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Military-Civilian Partnerships in Rehabilitation: The UK DNRC Program and International LMIC experiences

Session outline

This workshop aims to discuss the military-civilian rehabilitation partnership in the UK, highlighting its history and contrasting modern approaches between the two sectors. By drawing on the experience of the Defence and National Rehabilitation Centre (DNRC), this workshop will explore how military and civilian rehabilitation systems can mutually benefit from each other through formal partnerships.

Access to rehabilitation is a global challenge, particularly in low and middle-income countries where responsibility for rehabilitation varies across sectors outside of national health systems. The World Health Organisation’s Rehabilitation 2030 initiative recognises this issue and calls for improved integration of rehabilitation into the health sector, strengthening intersectoral links to meet population needs more effectively.

While collaboration between military and civilian health sectors is common globally, it has primarily focused on developing wartime skills during peacetime trauma care. However, there has been limited emphasis on collaboration in rehabilitation except for specific research projects targeting conditions like mild Traumatic Brain Injury. The COVID-19 pandemic highlighted how civilian health systems can benefit from military expertise, despite differences in injury mechanisms, outcomes, comorbidity factors that may influence approaches to rehabilitation.

Military and civilian rehabilitation services often differ in structure, resourcing, intensity, goals as well as encounter different disabling conditions. This creates challenges during transitions from military to civilian services..

Recognising these challenges presents an opportunity for mutual benefits through civil-military partnerships in rehabilitating individuals. In the UK specifically, progress is being made with initiatives like the Defence and National Rehabilitation Centre program based at Stanford Hall—a national centre of excellence co-locating defence and NHS rehab centres for enhanced collaboration on research and education.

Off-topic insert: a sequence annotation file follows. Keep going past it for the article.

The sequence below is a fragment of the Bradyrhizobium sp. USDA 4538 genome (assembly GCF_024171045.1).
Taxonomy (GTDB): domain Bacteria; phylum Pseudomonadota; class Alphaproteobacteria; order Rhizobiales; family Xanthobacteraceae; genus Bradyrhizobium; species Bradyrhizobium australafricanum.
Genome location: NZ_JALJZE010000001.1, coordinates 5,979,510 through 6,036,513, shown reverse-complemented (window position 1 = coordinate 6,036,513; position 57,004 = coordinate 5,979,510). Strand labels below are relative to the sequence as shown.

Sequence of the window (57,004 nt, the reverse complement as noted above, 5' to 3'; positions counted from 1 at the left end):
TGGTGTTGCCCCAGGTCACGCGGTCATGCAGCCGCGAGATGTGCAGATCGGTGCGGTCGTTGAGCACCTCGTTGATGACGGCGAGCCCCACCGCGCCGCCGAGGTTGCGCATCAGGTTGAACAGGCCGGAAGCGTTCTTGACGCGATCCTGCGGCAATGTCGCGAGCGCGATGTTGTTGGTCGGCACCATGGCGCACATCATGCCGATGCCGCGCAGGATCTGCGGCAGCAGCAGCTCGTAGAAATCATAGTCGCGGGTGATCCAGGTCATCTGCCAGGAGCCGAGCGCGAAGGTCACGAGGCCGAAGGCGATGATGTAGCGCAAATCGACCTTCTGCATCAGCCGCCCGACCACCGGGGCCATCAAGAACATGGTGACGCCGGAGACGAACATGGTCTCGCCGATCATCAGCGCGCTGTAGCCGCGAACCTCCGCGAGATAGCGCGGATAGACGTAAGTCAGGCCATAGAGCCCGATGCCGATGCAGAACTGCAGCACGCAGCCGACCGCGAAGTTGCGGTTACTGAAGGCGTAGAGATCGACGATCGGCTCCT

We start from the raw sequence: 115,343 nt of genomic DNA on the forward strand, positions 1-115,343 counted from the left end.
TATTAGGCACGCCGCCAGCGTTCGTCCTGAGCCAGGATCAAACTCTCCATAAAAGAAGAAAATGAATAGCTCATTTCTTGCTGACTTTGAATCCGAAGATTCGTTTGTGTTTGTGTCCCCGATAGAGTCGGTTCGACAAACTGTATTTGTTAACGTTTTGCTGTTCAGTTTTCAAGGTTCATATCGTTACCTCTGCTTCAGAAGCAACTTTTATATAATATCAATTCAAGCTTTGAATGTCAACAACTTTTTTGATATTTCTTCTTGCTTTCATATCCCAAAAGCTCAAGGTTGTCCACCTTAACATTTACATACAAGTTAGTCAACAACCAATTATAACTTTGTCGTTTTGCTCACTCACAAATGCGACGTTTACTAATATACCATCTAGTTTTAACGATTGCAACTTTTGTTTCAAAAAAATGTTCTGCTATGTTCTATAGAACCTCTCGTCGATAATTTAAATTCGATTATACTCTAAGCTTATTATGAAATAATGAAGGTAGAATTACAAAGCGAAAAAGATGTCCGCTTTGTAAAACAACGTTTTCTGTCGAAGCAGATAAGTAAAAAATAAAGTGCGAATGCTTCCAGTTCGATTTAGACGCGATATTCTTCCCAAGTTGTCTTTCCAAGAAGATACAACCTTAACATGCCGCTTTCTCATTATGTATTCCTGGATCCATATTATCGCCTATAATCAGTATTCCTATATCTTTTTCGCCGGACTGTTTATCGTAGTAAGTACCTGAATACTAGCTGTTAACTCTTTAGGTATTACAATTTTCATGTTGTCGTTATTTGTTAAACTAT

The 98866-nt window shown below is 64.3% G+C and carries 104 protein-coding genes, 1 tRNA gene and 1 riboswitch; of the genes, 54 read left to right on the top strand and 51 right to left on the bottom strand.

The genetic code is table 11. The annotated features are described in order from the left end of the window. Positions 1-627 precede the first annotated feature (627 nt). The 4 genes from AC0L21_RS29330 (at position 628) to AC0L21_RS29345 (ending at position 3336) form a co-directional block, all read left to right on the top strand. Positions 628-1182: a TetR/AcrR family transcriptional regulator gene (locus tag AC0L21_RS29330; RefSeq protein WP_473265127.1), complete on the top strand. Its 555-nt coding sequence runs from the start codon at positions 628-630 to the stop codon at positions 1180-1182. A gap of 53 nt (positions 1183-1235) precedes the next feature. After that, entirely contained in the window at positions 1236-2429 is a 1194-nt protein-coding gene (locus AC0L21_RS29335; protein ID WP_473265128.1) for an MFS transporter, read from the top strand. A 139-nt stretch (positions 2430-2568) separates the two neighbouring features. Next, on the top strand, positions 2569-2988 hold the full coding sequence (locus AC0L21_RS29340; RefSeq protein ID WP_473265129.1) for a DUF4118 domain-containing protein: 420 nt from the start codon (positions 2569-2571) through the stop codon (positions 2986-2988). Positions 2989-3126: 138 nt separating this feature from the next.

The workshop will delve into differences between inclusion criteria, content of programs offered by both sectors along with technology used while considering whether applying defence programs to the civilian population is meritorious, feasible, and cost-effective. By exploring these aspects, participants will gain valuable insights into how military-civilian partnerships can enhance rehabilitation services for both sectors.

Furthermore, this workshop acknowledges the global challenge of limited access to rehabilitation and the need for integration into health sectors. By examining military-civilian partnerships in rehabilitation, valuable lessons can be learned on collaboration models that can be adapted globally to improve access and quality of care as emphasised by the World Health Organisation’s Rehabilitation 2030 initiative.

Learning outcomes

  • Historical development of rehabilitation services in the UK NHS and MoD
  • Current model and structure of rehabilitation services in the UK NHS and MoD
  • Differences between the NHS and MoD and implications for clinical rehabilitation services
  • Administrative, governance and security challenges affecting DMRC and NRC collaboration
  • Lessons learned from the DNRC project
  • Military and civilian rehabilitation in lower or middle income countries
  • Sharing of international delegate experience on military vs civilian rehabilitation
  • International opportunities for collaboration between military and civilian rehabilitation services
  • Principles of Military-civilian rehabilitation partnerships and implications for global rehabilitation

Target audience

  • Allied health
  • Medical practitioners
  • Students
  • Trainees
  • Nursing staff
  • General public 

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